Diary: They bullied poor Georgie and Silvio, says Nadine


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Yesterday was the first day of National Anti-Bullying Week, so congratulations to the Tory MP Nadine Dorries for standing up for two victims of bullying – namely poor little George Papandreou and that other hapless little fellow, Silvio Berlusconi, who have been picked on by Angela Merkel.

"Visible outward demonstrations of sneering, lip-curling and behaviour which resembled an out-of- control bullying schoolground were aimed at the Greek and Italian prime ministers to ridicule them in front of the world's cameras at the G20, the subtext being, 'they're an embarrassment to you, we will replace them'," Ms Dorries declaimed on her blog.

Would that all bullies were as generous as Ms Merkel's governments when their victims needed bailing out.

Losing a crust over Rupert's pie

The foam pie shoved in Rupert Murdoch's face when he was giving evidence to a House of Commons committee in July has turned into the most expensive in history. It is reputed to have cost Jill Pay her job after17 years at Parliament. She is the first woman in six centuries to hold the job of Serjeant at Arms, responsible for keeping order in the Commons, and was allegedly the fall guy for the pie fiasco. She announced that she will be retiring in January. It's going to cost the taxpayer a pretty sum too, because the Parliamentary Commission has agreed to create a new post of security director, on a salary of £145,000 a year – more than twice what an MP is paid.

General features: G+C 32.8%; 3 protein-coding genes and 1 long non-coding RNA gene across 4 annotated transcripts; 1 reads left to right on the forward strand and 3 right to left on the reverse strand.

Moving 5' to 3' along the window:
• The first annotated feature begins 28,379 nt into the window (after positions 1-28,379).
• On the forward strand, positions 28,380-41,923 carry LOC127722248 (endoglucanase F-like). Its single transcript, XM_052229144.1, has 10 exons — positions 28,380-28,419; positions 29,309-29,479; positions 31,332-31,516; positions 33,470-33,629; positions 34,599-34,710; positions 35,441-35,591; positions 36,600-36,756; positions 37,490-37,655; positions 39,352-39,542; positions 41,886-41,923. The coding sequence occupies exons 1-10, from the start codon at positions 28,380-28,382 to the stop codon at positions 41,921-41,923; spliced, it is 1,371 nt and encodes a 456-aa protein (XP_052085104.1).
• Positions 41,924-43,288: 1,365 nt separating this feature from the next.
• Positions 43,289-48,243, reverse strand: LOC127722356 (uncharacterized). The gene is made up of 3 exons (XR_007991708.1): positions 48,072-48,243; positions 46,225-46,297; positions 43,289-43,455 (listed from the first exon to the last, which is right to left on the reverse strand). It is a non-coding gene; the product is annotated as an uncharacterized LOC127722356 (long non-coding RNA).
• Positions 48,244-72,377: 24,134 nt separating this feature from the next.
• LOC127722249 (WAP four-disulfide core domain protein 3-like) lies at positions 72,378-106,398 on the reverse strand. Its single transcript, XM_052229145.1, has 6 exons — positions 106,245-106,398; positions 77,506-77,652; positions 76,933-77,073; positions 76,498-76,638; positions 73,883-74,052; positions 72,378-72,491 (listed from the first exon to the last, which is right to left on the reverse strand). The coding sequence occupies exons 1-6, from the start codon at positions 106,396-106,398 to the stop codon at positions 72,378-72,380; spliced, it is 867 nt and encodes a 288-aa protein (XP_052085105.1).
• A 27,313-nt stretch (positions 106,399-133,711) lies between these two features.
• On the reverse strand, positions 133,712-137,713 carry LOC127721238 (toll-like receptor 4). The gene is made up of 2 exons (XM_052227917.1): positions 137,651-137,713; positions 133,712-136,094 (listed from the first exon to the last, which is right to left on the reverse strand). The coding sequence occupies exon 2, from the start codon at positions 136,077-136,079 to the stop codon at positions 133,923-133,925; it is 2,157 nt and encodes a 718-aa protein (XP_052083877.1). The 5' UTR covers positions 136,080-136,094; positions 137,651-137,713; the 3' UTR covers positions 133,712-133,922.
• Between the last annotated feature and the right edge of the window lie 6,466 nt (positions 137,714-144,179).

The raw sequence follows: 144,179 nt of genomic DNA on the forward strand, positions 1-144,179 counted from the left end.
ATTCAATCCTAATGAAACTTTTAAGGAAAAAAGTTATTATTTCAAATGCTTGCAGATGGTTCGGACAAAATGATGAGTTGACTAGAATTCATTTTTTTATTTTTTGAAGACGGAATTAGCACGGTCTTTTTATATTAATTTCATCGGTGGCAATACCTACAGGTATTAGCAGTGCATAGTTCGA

Keen inquiries to Major answers

Soon after Alan Keen, whose death was reported yesterday, was elected Labour MP for Feltham and Heston in 1992, he noticed how the answers that John Major gave at Prime Minister's Questions had only a tangential relationship to the questions. "Would the random nature of the question-and-answer session be reduced if you were to read all the answers first and then we were to ask questions?" he suggested. Mr Major answered: "Yes."


Pepe's rituals are taking the pee

Pepe Reina, Liverpool FC's Spanish-born goalkeeper, reveals in his imaginatively entitled autobiography Pepe: My Autobiography that he is a superstitious fellow, who meticulously observes pre-match rituals, including taking a pee "three or four times" in the hour before kick-off, "out of a fear that if I do anything even a little bit differently it could stop things from turning out the way I want them to". Maybe if he could manage to squeeze an extra pee, Liverpool would not be languishing in sixth place in the league.


Why Larry the Cat's not smelling a rat

Viewers of BBC's News at Ten last week will have been distracted from Nick Robinson's live report from 10 Downing Street by the sight of Larry the Cat, pictured, waiting for someone to let him in.

Larry has a fault more commonly associated with Tory MPs: he is too busy indulging in rumpy-pumpy to do his job. His love is called Maisy, and lives in the keeper's lodge in St James's Park.

Larry was brought to Downing Street so he would hunt, dealing with the rat seen scuttling past the door during a previous live broadcast. But it has been reported that when David Cameron was dining recently, he was interrupted by a mouse. Mr Cameron is standing by his cat – but that is what they said about Liam Fox, and look what happened to him.

A two-fingered salute for Lord King

Tom King, the former Defence Secretary, was giving a self-congratulatory speech in the House of Lords about the passing of the war time generation, and turned to Baroness Trumpington, a Tory peer who worked in the Bletchley spy centre during the war, to illustrate the point about how old they all are. Which did not please the 89-year-old Baroness, who expressed her reaction with a two-fingered salute.